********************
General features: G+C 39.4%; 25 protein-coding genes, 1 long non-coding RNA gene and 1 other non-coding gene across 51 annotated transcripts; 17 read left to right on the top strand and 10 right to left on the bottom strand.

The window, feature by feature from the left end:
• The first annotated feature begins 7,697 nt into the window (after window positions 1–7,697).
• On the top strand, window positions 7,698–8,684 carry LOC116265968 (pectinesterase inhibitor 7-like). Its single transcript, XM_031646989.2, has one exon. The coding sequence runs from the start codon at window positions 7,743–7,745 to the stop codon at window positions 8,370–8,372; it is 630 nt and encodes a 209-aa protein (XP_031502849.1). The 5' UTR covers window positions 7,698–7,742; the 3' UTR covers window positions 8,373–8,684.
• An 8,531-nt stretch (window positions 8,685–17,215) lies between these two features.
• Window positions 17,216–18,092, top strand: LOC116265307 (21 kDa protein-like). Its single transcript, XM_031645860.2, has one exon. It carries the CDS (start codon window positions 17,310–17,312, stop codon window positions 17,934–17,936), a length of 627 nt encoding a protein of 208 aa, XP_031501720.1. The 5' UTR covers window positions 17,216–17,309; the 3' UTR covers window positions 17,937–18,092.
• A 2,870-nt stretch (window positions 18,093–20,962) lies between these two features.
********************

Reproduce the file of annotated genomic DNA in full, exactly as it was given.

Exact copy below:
General features: G+C 39.4%; 25 protein-coding genes, 1 long non-coding RNA gene and 1 other non-coding gene across 51 annotated transcripts; 17 read left to right on the top strand and 10 right to left on the bottom strand.

The window, feature by feature from the left end:
• The first annotated feature begins 7,697 nt into the window (after window positions 1–7,697).
• On the top strand, window positions 7,698–8,684 carry LOC116265968 (pectinesterase inhibitor 7-like). Its single transcript, XM_031646989.2, has one exon. The coding sequence runs from the start codon at window positions 7,743–7,745 to the stop codon at window positions 8,370–8,372; it is 630 nt and encodes a 209-aa protein (XP_031502849.1). The 5' UTR covers window positions 7,698–7,742; the 3' UTR covers window positions 8,373–8,684.
• An 8,531-nt stretch (window positions 8,685–17,215) lies between these two features.
• Window positions 17,216–18,092, top strand: LOC116265307 (21 kDa protein-like). Its single transcript, XM_031645860.2, has one exon. It carries the CDS (start codon window positions 17,310–17,312, stop codon window positions 17,934–17,936), a length of 627 nt encoding a protein of 208 aa, XP_031501720.1. The 5' UTR covers window positions 17,216–17,309; the 3' UTR covers window positions 17,937–18,092.
• A 2,870-nt stretch (window positions 18,093–20,962) lies between these two features.